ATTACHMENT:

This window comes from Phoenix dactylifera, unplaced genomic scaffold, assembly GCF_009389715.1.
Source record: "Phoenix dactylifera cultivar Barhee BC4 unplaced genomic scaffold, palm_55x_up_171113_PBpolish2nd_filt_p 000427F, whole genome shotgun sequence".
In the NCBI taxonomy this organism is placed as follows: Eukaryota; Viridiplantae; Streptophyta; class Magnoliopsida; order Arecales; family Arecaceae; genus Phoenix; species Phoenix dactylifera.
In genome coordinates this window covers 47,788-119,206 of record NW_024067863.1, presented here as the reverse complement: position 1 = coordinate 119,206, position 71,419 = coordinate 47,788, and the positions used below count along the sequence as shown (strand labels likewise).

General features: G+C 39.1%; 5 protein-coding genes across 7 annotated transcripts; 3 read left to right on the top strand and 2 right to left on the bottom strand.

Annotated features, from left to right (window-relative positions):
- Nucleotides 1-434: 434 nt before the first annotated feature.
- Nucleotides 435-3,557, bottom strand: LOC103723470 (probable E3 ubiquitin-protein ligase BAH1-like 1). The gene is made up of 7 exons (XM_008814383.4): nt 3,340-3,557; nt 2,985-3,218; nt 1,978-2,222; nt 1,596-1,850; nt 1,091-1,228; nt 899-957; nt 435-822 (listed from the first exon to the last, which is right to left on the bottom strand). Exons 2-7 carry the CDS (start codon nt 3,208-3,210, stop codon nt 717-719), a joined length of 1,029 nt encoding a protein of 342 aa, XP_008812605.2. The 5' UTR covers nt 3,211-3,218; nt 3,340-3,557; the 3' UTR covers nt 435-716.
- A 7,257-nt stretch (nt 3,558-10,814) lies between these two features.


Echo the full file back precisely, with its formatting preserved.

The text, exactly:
This window comes from Phoenix dactylifera, unplaced genomic scaffold, assembly GCF_009389715.1.
Source record: "Phoenix dactylifera cultivar Barhee BC4 unplaced genomic scaffold, palm_55x_up_171113_PBpolish2nd_filt_p 000427F, whole genome shotgun sequence".
In the NCBI taxonomy this organism is placed as follows: Eukaryota; Viridiplantae; Streptophyta; class Magnoliopsida; order Arecales; family Arecaceae; genus Phoenix; species Phoenix dactylifera.
In genome coordinates this window covers 47,788-119,206 of record NW_024067863.1, presented here as the reverse complement: position 1 = coordinate 119,206, position 71,419 = coordinate 47,788, and the positions used below count along the sequence as shown (strand labels likewise).

General features: G+C 39.1%; 5 protein-coding genes across 7 annotated transcripts; 3 read left to right on the top strand and 2 right to left on the bottom strand.

Annotated features, from left to right (window-relative positions):
- Nucleotides 1-434: 434 nt before the first annotated feature.
- Nucleotides 435-3,557, bottom strand: LOC103723470 (probable E3 ubiquitin-protein ligase BAH1-like 1). The gene is made up of 7 exons (XM_008814383.4): nt 3,340-3,557; nt 2,985-3,218; nt 1,978-2,222; nt 1,596-1,850; nt 1,091-1,228; nt 899-957; nt 435-822 (listed from the first exon to the last, which is right to left on the bottom strand). Exons 2-7 carry the CDS (start codon nt 3,208-3,210, stop codon nt 717-719), a joined length of 1,029 nt encoding a protein of 342 aa, XP_008812605.2. The 5' UTR covers nt 3,211-3,218; nt 3,340-3,557; the 3' UTR covers nt 435-716.
- A 7,257-nt stretch (nt 3,558-10,814) lies between these two features.